Abu Dhabi: The hashtag “#We’ll go to hell” went viral on Twitter in Lebanon on Monday, after President Michel Aoun warned the country would going “to hell” if a new government was not formed.
Aoun told a televised press conference agreeing a new government could need a miracle after differences hardened between rival factions.
He underlined the severe challenges facing French efforts to get Lebanon’s fractious leaders to form a new government and rescue the country from financial meltdown.
The crisis, exacerbated by the devastating August explosion at Beirut port, marks the worst threat to Lebanon’s stability since the 1975-90 civil war. A deadline agreed with Paris for forming the government passed last week.
The process hit a logjam over the demand of Lebanon’s two dominant Shi’ite parties, Iran-backed Hezbollah and its ally the Amal Movement, to name Shi’ite ministers including the finance minister.
Aoun, a Hezbollah ally, said his proposals for compromise had not been accepted. He depicted the problem as a standoff between the Shi’ite parties on the one hand and Sunni Prime Minister-designate Mustapha Adib along with former prime ministers who support him on the other.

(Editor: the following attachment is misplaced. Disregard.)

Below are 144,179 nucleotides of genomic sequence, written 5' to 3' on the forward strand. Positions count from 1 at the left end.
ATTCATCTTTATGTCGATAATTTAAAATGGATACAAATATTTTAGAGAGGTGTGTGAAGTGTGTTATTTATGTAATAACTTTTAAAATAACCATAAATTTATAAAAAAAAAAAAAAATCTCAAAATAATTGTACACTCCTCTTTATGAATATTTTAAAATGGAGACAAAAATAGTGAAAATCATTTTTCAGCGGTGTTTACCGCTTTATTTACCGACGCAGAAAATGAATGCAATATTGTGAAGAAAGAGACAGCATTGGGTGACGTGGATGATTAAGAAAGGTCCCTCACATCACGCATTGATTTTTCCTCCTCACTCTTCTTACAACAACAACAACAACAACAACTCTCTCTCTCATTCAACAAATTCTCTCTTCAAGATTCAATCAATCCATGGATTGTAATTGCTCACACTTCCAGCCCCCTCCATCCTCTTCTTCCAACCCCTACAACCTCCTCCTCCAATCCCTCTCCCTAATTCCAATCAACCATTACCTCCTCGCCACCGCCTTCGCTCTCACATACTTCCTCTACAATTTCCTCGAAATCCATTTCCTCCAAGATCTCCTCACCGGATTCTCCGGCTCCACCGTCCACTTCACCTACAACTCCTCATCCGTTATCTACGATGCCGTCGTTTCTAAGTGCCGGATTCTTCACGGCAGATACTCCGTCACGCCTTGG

When asked where Lebanon was headed if there was no agreement, Aoun said: “Of course, to hell”.
Asked by reporters if his comments meant there was no hope of a new government, he said: “No, there might be a miracle”.
“We are today facing a government formation crisis which should not have happened because the events that await Lebanon do not allow a minute to be wasted,” said the president, a Maronite Christian under the country’s sectarian power-sharing system.
Aoun said the premier did not want to consult parliamentary blocs, which should not be excluded. At the same time, he added, it was not permissible for one party to impose ministers and the constitution did not allocate any ministry to any specific sect.
“With the hardening of positions there does not appear to be any solution on the horizon because all the proposed solutions amount to a ‘victor and a vanquished’,” he said.
Immediately after the press conference ended, Lebanese Twitter users launched the hashtag with thousands of angry, sarcastic and critical comments about the Lebanese situation and the ruling elite.
Nicole Saba, a Lebanese singer and actress, tweeted, “We did not say anything, you said it #We’ll go to hell.”
Another Lebanese, Jad Shahrour, said, “The presidency of the republic has to come out on the media with an explanation about the response of His Excellency the President, # We are going to hell, and correct the information and amend it to we are in # Hell as we could not be more corrupt.
Rihab Daher, a Lebanese woman, asked: “Your Excellency are you going with us or staying in the palace?”